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Talkomatic was an online chat system[1] that facilitates real-time text communication among a small group of people. Each participant in Talkomatic has their own section of the screen, broadcasting messages letter-by-letter as they are typed. This interaction is dissimilar from present-day chat systems and is based upon work done in 1973 at the University of Illinois on the PLATO system by Doug Brown and David R. Woolley. This work is part of a conservation effort aimed at preserving historically significant works and their descendants. The original Talkomatic can be seen operating as it did in the 1970s on the CYBIS system operated by


The original Talkomatic was the first multi-user online chat system, with the possible exception of the Party Line function of the Emergency Management Information Systems And Reference Index (EMISARI) system, created for the US Office of Emergency Preparedness by Murray Turoff in 1971.[2][3] Talkomatic was created by Doug Brown and David R. Woolley in 1973 on the PLATO System[4] at the University of Illinois. It offered six channels (the analog of a "room"), which could each hold up to five participants.[5] Along with PLATO Notes and a wide variety of games, Talkomatic was one of the features of PLATO that gave rise to a large online community that persisted into the mid 1980s.

Ray Ozzie's smartphone app, Talko (launched in September 2014 and acquired, and dissolved by Microsoft in 2016), is named after Talkomatic, which Ozzie experienced while working on the PLATO System in the 1970s.

Web version[edit]

On March 11, 2014, Brown and Woolley released a new version of Talkomatic designed for the web. Intended to be a reinterpretation of its 1970s namesake, it is conceptually similar to the original system, but limitations imposed by the resource constraints of the time (such as the maximum room count) have been lifted.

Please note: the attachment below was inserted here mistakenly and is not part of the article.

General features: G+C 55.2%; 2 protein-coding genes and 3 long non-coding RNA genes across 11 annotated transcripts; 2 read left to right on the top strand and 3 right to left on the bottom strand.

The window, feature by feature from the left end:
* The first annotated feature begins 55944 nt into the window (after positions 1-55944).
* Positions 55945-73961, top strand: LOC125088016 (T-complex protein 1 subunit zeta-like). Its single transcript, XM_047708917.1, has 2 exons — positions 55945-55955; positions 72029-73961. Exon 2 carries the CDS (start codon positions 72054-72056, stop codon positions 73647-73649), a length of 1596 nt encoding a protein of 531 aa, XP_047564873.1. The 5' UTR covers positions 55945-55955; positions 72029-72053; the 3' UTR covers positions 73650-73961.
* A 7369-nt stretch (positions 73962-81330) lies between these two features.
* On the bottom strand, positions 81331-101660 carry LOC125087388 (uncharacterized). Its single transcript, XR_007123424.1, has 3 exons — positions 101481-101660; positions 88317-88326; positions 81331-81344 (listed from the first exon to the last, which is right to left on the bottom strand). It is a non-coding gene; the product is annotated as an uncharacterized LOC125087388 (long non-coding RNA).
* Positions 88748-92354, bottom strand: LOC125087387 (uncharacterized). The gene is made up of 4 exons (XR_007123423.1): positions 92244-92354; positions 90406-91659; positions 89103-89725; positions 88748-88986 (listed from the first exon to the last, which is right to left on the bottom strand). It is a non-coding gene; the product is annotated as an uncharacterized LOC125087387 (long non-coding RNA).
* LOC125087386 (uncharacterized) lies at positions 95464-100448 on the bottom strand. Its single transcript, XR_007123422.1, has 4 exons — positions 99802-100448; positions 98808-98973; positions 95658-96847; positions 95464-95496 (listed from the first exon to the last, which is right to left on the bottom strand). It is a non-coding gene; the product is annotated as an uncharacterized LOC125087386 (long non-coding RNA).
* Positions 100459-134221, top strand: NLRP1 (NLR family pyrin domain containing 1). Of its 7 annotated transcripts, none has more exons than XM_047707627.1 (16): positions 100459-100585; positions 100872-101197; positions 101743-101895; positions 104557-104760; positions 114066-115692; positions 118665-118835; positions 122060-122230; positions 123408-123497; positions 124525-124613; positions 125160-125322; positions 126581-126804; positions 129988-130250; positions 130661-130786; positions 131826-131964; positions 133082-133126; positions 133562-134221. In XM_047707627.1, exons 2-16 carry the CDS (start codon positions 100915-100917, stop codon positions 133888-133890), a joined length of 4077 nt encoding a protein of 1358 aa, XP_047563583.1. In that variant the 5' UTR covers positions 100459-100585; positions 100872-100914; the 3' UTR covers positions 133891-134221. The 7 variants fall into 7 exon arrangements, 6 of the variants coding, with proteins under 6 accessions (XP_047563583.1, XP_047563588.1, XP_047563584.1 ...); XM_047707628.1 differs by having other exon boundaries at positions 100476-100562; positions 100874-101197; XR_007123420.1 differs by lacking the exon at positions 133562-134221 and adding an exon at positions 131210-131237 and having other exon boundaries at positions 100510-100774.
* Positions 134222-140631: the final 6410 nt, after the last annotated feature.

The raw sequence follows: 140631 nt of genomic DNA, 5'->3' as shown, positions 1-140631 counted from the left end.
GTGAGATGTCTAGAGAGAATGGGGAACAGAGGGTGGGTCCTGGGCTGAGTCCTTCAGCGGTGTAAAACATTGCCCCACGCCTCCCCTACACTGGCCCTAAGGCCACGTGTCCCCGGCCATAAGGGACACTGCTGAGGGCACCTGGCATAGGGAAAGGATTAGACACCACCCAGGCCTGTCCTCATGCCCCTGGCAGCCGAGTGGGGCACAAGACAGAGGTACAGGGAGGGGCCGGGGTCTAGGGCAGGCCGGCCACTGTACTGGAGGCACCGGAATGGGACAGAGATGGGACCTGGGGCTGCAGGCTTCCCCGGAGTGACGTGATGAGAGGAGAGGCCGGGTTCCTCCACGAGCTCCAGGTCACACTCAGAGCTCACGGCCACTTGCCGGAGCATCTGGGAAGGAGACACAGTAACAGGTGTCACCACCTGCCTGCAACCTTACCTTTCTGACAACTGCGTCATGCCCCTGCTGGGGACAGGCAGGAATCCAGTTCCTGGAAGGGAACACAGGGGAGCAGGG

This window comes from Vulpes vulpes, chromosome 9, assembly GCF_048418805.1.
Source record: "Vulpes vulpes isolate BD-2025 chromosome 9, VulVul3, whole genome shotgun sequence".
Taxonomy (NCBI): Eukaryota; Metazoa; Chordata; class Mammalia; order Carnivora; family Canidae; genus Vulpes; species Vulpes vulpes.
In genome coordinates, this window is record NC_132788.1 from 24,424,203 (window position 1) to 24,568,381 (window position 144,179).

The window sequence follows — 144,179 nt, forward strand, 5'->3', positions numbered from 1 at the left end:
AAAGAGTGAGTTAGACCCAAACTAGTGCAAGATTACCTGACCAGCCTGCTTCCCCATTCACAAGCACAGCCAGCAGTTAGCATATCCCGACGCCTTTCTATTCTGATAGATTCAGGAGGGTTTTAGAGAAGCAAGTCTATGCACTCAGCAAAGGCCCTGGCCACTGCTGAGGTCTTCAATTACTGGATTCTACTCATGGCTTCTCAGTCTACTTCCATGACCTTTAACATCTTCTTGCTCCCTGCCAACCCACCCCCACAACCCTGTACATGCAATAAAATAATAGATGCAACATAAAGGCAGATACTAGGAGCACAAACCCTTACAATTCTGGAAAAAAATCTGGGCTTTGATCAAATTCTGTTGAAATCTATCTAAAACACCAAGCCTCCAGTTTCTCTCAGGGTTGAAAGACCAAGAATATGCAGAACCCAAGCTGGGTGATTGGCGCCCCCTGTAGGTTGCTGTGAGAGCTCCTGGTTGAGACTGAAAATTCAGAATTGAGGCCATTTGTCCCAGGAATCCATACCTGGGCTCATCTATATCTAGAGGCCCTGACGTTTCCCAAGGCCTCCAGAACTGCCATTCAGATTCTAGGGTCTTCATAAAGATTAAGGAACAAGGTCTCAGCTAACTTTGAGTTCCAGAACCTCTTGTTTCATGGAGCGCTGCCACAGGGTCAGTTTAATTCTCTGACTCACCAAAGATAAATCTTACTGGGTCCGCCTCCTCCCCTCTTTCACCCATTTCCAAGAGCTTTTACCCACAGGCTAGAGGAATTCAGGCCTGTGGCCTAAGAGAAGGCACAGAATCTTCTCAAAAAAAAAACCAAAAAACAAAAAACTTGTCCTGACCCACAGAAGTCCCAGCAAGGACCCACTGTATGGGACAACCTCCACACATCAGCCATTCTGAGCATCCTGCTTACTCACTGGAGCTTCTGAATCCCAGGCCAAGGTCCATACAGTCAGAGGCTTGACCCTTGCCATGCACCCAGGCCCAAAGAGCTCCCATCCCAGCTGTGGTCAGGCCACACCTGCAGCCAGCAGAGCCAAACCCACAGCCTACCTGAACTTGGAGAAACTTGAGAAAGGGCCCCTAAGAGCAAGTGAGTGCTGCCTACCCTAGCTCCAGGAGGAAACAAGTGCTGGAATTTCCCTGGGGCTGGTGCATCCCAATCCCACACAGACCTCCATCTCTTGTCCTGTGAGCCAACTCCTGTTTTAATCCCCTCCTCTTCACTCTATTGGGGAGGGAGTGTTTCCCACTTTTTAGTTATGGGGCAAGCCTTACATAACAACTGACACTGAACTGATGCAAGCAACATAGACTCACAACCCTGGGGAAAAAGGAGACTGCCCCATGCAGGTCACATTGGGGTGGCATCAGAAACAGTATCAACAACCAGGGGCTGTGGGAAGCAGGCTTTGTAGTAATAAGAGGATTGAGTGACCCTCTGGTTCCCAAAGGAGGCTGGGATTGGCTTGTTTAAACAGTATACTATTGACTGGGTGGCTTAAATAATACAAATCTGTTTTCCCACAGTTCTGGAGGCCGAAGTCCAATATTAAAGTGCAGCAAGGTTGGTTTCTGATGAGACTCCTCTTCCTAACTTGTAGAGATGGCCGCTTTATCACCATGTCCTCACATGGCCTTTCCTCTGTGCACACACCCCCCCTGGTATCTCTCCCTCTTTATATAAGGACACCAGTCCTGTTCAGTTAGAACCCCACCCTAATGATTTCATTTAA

Revival of original concepts[edit]

Features of the original work included public, private and semi-private spaces which enabled five concurrent "chatters" to communicate in accordance with their privacy needs.

By the end of 2017, Talkomatic was in its third version and supported the original's features of Public and Private rooms but work on the final feature, Semi-Private rooms had not been implemented.

On March 11, 2018, Version 4 was released, completing the features of the original version with some enhancements in support of the greater variety of modern-day browsers and display resolutions. With this final addition, a feature was added to address the problems arising from truly anonymous access.

Enabling anonymity[edit]

The original Talkomatic evolved in the PLATO community which was largely limited by the constraints of requiring credentials used to access the PLATO system. The system recognized different types of users: authors, instructors, students and multiples. These users were managed as "groups" and the owners of those groups provided the administrative oversight necessary if user conduct was deemed inappropriate by others. At the discretion of a group owner, credentials could be suspended or revoked entirely. The most anonymous of the credential types, multiples, could be prevented from accessing the Talkomatic system, thus preventing any type of anonymous access.

Talkomatic (Web version) was designed to be freely available for use by anyone but complete anonymity invited abuse. The Version 4 solution was to implement an in-room voting system for rooms holding three or more participants. Participants who deemed the conduct of another to be inappropriate could "vote-down" the offending user. If a participant's conduct is deemed inappropriate by more than half of the participants, the offending participant is ejected from the room.

In addition to Brown and Woolley's original domain (, Ray Ozzie donated three other domains to the conservation efforts. In 2018, Talkomatic was available at,,, and


  1. ^ Falk, Joni K.; Drayton, Brian (25 April 2015). Creating and Sustaining Online Professional Learning Communities. Teachers College Press. pp. 8–. ISBN 9780807772140. Retrieved 30 May 2014.
  2. ^ IRC History -- EMISARI
  3. ^ Hiltz, Roxanne (1993). The Network Nation: Human Communication via Computer. ISBN 0262581205.
  4. ^ Bidgoli, Hossein (2004). The Internet Encyclopedia. John Wiley & Sons. pp. 665–. ISBN 9780471222040. Retrieved 30 May 2014.
  5. ^ PC Mag. Ziff Davis, Inc. 17 April 1984. pp. 221–. Retrieved 30 May 2014.

External links[edit]